- Year of birth, place
- 1968, Innsbruck, Austria
- lives and works in
- Wien, Austria
Thomas Feuerstein studied Art History and Philosophy at the University of Innsbruck. He works as an artist and author in the field of visual and Media Art. Since 1997 he has taught Art and Media Theory at various universities. In addition to participating in numerous exhibitions, he produces texts, seminars, radio plays, video works, CD-ROMs and websites. The central starting point of his work is everyday life and action in mediatized fields of perception and discourse. In addition to »Soziale Schwerelosigkeit« [Social Weightlessness] (2005), video works like »Interview Antonio Negri« (2003) and »Cut up« (2000) were produced.
Selection of publications
- »Selbst:Darstellung«, Bern 2003 [together with Gerhard Johann Lischka].
- »Welt als Tastatur«, Vienna 2000 [together with Ulrike Mair].
- »Wenn 2 in ihrem Namen sich treffen [Elektronisches Medium]: performance art duos«, Bern 1999 [together with Gerhard Johann Lischka].
- »System, Daten, Welt, Architektur«, Vienna 1995
BORGY & BES: METABOLIC MACHINES AND DEMONS OF LIFE – A Lecture at the Open Conference »Art and Artificial Intelligence«
Artificial intelligence turns machines into autonomous entities that process and digest data. Machines develop their own metabolism and become demonic beings. In the ancient Greek sense a daimon is a governor, a decision maker and an allocator. This significance continues to Maxwell’s demon, cybernetics and nowadays to bots, algorithmic processes and up to artificial intelligence.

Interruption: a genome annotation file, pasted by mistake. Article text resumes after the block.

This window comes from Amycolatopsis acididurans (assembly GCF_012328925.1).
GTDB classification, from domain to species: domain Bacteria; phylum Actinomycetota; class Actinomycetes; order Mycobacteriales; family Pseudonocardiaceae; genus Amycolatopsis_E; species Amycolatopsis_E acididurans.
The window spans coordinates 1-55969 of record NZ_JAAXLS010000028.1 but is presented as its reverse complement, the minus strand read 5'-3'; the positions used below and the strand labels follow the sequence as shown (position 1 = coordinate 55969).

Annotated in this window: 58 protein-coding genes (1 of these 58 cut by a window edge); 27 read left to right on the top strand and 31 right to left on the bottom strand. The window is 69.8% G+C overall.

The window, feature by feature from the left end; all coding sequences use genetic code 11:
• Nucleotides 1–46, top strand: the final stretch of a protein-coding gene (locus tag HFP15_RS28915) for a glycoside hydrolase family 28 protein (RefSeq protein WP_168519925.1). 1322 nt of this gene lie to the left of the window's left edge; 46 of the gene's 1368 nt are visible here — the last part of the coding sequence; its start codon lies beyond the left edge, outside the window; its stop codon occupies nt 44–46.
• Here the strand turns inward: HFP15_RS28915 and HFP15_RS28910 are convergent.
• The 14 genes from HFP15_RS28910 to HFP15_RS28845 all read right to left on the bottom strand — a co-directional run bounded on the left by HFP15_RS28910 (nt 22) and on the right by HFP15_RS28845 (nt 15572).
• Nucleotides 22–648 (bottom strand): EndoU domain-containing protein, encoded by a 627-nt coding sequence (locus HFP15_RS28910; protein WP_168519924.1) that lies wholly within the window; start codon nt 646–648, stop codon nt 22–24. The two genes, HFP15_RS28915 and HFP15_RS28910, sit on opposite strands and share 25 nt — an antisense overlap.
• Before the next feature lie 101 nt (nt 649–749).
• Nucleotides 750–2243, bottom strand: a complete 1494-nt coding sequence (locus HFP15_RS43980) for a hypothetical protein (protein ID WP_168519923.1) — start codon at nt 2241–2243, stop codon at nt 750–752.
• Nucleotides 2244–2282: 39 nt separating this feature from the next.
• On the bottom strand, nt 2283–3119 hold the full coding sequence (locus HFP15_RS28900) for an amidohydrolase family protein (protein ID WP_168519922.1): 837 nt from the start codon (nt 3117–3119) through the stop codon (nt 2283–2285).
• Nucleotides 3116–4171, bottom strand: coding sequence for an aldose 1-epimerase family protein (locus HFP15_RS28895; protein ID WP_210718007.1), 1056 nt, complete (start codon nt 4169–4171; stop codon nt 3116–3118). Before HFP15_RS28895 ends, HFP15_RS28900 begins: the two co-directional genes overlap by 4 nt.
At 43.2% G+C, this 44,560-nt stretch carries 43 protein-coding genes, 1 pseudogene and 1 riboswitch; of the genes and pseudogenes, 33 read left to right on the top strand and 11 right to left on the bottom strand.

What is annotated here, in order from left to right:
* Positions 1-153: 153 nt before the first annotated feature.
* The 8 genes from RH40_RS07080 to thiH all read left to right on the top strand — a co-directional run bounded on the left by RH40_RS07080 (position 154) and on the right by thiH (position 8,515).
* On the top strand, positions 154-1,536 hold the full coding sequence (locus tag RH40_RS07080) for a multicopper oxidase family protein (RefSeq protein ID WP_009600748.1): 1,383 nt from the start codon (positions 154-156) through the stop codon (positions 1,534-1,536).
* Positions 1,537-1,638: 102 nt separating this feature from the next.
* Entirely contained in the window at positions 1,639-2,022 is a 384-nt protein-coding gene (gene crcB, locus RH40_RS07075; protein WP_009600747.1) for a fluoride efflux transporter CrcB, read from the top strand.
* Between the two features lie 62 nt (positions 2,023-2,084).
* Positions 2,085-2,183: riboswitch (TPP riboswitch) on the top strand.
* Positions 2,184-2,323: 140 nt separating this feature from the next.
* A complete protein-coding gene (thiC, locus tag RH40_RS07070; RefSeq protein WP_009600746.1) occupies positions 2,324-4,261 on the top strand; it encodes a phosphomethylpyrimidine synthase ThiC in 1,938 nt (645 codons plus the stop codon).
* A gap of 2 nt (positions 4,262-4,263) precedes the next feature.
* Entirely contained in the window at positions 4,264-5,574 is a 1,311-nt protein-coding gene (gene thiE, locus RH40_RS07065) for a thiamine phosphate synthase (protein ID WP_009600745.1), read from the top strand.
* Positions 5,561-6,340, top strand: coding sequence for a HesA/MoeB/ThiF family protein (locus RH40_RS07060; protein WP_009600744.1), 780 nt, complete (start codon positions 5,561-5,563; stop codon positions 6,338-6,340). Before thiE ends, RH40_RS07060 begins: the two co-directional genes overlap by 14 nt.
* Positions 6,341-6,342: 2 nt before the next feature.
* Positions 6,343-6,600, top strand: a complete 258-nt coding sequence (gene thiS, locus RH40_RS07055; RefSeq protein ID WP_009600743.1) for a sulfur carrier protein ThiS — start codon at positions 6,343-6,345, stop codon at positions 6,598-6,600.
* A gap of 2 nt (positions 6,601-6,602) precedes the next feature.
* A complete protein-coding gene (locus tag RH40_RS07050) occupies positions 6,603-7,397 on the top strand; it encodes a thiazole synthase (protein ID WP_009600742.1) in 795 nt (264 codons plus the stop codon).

The installation »BORGY & BES« spreads a scenario of digital demons animated by data processes that indicate a near future in which not only we communicate with artificial intelligence, but also artificial intelligences speak to each other.
What possibilities do metabolic machines and digital daemons offer to art? Could they make art more complex and sophisticated? Could they bring art closer to realities of politics, economics, society and nature? Does the artwork obtain its own will and further does emerge a new kind of »second order art«?